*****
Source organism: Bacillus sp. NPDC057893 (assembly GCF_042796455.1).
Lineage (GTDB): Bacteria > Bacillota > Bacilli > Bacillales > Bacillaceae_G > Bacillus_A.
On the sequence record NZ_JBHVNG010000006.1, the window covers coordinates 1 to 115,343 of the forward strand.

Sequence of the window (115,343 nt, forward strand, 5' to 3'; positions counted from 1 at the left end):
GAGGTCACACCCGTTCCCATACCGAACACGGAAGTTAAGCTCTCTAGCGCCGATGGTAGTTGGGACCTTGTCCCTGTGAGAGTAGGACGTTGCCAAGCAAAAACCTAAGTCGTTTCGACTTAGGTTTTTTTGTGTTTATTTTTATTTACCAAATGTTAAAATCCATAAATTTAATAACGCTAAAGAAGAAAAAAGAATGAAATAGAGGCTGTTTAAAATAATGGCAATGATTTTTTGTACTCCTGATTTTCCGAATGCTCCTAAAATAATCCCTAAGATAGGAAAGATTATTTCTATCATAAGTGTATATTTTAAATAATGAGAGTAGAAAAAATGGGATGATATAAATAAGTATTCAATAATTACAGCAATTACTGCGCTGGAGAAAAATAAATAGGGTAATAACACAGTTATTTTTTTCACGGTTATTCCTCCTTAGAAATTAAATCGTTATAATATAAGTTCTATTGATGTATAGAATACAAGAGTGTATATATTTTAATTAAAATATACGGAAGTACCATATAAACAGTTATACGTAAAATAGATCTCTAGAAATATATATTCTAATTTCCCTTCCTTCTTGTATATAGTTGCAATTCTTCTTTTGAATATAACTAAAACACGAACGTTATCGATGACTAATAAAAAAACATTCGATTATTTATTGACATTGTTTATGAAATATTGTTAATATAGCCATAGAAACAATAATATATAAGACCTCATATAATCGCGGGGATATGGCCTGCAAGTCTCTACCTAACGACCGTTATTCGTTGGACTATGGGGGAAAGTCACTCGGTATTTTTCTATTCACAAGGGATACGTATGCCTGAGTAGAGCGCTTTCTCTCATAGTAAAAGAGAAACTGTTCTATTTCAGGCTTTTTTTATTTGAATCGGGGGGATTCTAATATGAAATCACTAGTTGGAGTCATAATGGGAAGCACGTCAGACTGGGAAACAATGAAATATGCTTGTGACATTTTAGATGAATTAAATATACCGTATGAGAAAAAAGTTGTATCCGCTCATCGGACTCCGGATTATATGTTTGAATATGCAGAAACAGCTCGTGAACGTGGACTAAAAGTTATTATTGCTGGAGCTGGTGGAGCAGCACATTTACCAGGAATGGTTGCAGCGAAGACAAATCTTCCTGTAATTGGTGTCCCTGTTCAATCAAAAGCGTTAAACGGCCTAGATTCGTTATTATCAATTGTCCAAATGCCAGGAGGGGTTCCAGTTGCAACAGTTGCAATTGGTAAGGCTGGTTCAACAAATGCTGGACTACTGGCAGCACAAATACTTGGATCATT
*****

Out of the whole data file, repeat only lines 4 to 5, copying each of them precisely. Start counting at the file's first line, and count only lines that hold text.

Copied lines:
Sequence of the window (115,343 nt, forward strand, 5' to 3'; positions counted from 1 at the left end):
GAGGTCACACCCGTTCCCATACCGAACACGGAAGTTAAGCTCTCTAGCGCCGATGGTAGTTGGGACCTTGTCCCTGTGAGAGTAGGACGTTGCCAAGCAAAAACCTAAGTCGTTTCGACTTAGGTTTTTTTGTGTTTATTTTTATTTACCAAATGTTAAAATCCATAAATTTAATAACGCTAAAGAAGAAAAAAGAATGAAATAGAGGCTGTTTAAAATAATGGCAATGATTTTTTGTACTCCTGATTTTCCGAATGCTCCTAAAATAATCCCTAAGATAGGAAAGATTATTTCTATCATAAGTGTATATTTTAAATAATGAGAGTAGAAAAAATGGGATGATATAAATAAGTATTCAATAATTACAGCAATTACTGCGCTGGAGAAAAATAAATAGGGTAATAACACAGTTATTTTTTTCACGGTTATTCCTCCTTAGAAATTAAATCGTTATAATATAAGTTCTATTGATGTATAGAATACAAGAGTGTATATATTTTAATTAAAATATACGGAAGTACCATATAAACAGTTATACGTAAAATAGATCTCTAGAAATATATATTCTAATTTCCCTTCCTTCTTGTATATAGTTGCAATTCTTCTTTTGAATATAACTAAAACACGAACGTTATCGATGACTAATAAAAAAACATTCGATTATTTATTGACATTGTTTATGAAATATTGTTAATATAGCCATAGAAACAATAATATATAAGACCTCATATAATCGCGGGGATATGGCCTGCAAGTCTCTACCTAACGACCGTTATTCGTTGGACTATGGGGGAAAGTCACTCGGTATTTTTCTATTCACAAGGGATACGTATGCCTGAGTAGAGCGCTTTCTCTCATAGTAAAAGAGAAACTGTTCTATTTCAGGCTTTTTTTATTTGAATCGGGGGGATTCTAATATGAAATCACTAGTTGGAGTCATAATGGGAAGCACGTCAGACTGGGAAACAATGAAATATGCTTGTGACATTTTAGATGAATTAAATATACCGTATGAGAAAAAAGTTGTATCCGCTCATCGGACTCCGGATTATATGTTTGAATATGCAGAAACAGCTCGTGAACGTGGACTAAAAGTTATTATTGCTGGAGCTGGTGGAGCAGCACATTTACCAGGAATGGTTGCAGCGAAGACAAATCTTCCTGTAATTGGTGTCCCTGTTCAATCAAAAGCGTTAAACGGCCTAGATTCGTTATTATCAATTGTCCAAATGCCAGGAGGGGTTCCAGTTGCAACAGTTGCAATTGGTAAGGCTGGTTCAACAAATGCTGGACTACTGGCAGCACAAATACTTGGATCATT